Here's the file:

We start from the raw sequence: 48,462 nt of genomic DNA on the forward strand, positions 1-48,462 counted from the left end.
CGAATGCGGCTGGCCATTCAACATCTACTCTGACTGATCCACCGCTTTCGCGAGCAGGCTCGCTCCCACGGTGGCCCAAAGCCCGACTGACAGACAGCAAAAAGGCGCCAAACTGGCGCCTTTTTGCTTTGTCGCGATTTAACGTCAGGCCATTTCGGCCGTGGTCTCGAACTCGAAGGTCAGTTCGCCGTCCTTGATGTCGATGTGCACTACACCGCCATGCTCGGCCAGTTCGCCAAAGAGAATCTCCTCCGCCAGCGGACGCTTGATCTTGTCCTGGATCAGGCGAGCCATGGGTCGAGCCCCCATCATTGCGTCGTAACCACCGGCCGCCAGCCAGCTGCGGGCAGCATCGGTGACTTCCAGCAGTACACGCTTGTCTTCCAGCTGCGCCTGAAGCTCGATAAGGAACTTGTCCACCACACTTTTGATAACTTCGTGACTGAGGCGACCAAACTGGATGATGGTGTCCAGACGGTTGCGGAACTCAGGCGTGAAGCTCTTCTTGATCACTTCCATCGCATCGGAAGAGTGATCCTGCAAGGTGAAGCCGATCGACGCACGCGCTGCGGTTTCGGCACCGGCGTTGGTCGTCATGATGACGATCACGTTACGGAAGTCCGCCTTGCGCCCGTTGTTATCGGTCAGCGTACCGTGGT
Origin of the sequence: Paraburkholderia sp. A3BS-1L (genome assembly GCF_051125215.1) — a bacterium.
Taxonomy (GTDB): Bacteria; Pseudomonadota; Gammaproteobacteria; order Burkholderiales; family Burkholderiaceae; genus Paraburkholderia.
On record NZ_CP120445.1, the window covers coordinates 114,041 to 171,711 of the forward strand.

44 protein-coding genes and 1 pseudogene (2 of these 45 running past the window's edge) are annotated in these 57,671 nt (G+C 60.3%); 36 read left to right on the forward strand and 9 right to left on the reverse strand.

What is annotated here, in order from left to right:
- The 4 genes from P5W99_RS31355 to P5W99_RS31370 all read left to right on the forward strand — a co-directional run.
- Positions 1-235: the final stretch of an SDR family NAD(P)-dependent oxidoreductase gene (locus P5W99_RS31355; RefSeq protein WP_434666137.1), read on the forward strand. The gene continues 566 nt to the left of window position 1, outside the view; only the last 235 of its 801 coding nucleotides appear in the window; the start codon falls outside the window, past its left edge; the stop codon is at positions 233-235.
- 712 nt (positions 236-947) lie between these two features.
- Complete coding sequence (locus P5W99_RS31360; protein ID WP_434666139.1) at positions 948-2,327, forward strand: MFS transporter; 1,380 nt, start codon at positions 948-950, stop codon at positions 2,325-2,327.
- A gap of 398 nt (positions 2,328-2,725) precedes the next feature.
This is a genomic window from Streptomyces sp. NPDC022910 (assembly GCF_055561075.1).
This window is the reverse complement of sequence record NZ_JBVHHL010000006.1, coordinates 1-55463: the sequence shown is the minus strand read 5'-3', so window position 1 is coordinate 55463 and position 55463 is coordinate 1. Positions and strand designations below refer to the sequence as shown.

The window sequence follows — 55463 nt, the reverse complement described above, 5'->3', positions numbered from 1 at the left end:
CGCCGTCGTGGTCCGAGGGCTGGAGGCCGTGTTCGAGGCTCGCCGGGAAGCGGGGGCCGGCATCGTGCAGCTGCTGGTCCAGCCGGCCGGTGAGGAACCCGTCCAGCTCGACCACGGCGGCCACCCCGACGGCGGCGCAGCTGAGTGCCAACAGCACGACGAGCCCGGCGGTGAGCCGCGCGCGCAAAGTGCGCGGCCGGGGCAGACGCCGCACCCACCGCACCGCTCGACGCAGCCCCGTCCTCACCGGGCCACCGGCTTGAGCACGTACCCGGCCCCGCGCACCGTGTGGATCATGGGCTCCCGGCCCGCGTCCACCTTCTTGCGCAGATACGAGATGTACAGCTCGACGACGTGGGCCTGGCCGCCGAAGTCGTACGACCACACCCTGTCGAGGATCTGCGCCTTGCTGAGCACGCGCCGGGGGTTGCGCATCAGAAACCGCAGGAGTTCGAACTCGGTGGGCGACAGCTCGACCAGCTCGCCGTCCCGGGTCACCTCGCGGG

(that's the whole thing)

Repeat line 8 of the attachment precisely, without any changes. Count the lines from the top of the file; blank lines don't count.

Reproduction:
- The 4 genes from P5W99_RS31355 to P5W99_RS31370 all read left to right on the forward strand — a co-directional run.